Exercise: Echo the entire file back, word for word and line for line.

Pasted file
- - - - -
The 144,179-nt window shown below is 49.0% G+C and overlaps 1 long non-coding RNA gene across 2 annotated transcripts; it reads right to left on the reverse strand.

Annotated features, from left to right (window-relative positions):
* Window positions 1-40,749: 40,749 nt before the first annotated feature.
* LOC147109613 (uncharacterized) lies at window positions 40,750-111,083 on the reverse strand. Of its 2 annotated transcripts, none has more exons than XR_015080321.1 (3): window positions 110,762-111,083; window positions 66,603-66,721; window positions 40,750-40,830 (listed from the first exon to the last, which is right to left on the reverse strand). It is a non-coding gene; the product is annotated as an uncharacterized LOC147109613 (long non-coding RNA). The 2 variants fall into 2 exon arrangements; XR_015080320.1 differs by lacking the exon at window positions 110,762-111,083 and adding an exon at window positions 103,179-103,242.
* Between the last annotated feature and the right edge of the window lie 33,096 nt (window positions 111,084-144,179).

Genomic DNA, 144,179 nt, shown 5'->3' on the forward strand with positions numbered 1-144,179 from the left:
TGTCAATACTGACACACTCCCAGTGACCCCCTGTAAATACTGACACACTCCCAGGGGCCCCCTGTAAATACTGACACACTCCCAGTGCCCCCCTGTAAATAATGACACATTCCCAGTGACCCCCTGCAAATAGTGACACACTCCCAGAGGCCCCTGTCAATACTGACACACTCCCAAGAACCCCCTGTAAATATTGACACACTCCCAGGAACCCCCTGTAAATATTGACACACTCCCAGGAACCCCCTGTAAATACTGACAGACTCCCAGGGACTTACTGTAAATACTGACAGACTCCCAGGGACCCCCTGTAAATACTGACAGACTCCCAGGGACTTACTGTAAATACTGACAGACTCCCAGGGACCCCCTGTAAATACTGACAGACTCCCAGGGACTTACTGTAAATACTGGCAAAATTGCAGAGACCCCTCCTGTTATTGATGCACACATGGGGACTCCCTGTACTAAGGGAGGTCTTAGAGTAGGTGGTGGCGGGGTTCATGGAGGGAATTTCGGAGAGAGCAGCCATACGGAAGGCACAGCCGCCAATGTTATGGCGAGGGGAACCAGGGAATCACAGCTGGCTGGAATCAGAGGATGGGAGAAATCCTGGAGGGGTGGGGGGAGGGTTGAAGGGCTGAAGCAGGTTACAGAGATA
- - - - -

The 144,179-nt window shown below is 49.0% G+C and overlaps 1 long non-coding RNA gene across 2 annotated transcripts; it reads right to left on the reverse strand.

Annotated features, from left to right (window-relative positions):
* Window positions 1-40,749: 40,749 nt before the first annotated feature.
* LOC147109613 (uncharacterized) lies at window positions 40,750-111,083 on the reverse strand. Of its 2 annotated transcripts, none has more exons than XR_015080321.1 (3): window positions 110,762-111,083; window positions 66,603-66,721; window positions 40,750-40,830 (listed from the first exon to the last, which is right to left on the reverse strand). It is a non-coding gene; the product is annotated as an uncharacterized LOC147109613 (long non-coding RNA). The 2 variants fall into 2 exon arrangements; XR_015080320.1 differs by lacking the exon at window positions 110,762-111,083 and adding an exon at window positions 103,179-103,242.
* Between the last annotated feature and the right edge of the window lie 33,096 nt (window positions 111,084-144,179).

Genomic DNA, 144,179 nt, shown 5'->3' on the forward strand with positions numbered 1-144,179 from the left:
TGTCAATACTGACACACTCCCAGTGACCCCCTGTAAATACTGACACACTCCCAGGGGCCCCCTGTAAATACTGACACACTCCCAGTGCCCCCCTGTAAATAATGACACATTCCCAGTGACCCCCTGCAAATAGTGACACACTCCCAGAGGCCCCTGTCAATACTGACACACTCCCAAGAACCCCCTGTAAATATTGACACACTCCCAGGAACCCCCTGTAAATATTGACACACTCCCAGGAACCCCCTGTAAATACTGACAGACTCCCAGGGACTTACTGTAAATACTGACAGACTCCCAGGGACCCCCTGTAAATACTGACAGACTCCCAGGGACTTACTGTAAATACTGACAGACTCCCAGGGACCCCCTGTAAATACTGACAGACTCCCAGGGACTTACTGTAAATACTGGCAAAATTGCAGAGACCCCTCCTGTTATTGATGCACACATGGGGACTCCCTGTACTAAGGGAGGTCTTAGAGTAGGTGGTGGCGGGGTTCATGGAGGGAATTTCGGAGAGAGCAGCCATACGGAAGGCACAGCCGCCAATGTTATGGCGAGGGGAACCAGGGAATCACAGCTGGCTGGAATCAGAGGATGGGAGAAATCCTGGAGGGGTGGGGGGAGGGTTGAAGGGCTGAAGCAGGTTACAGAGATA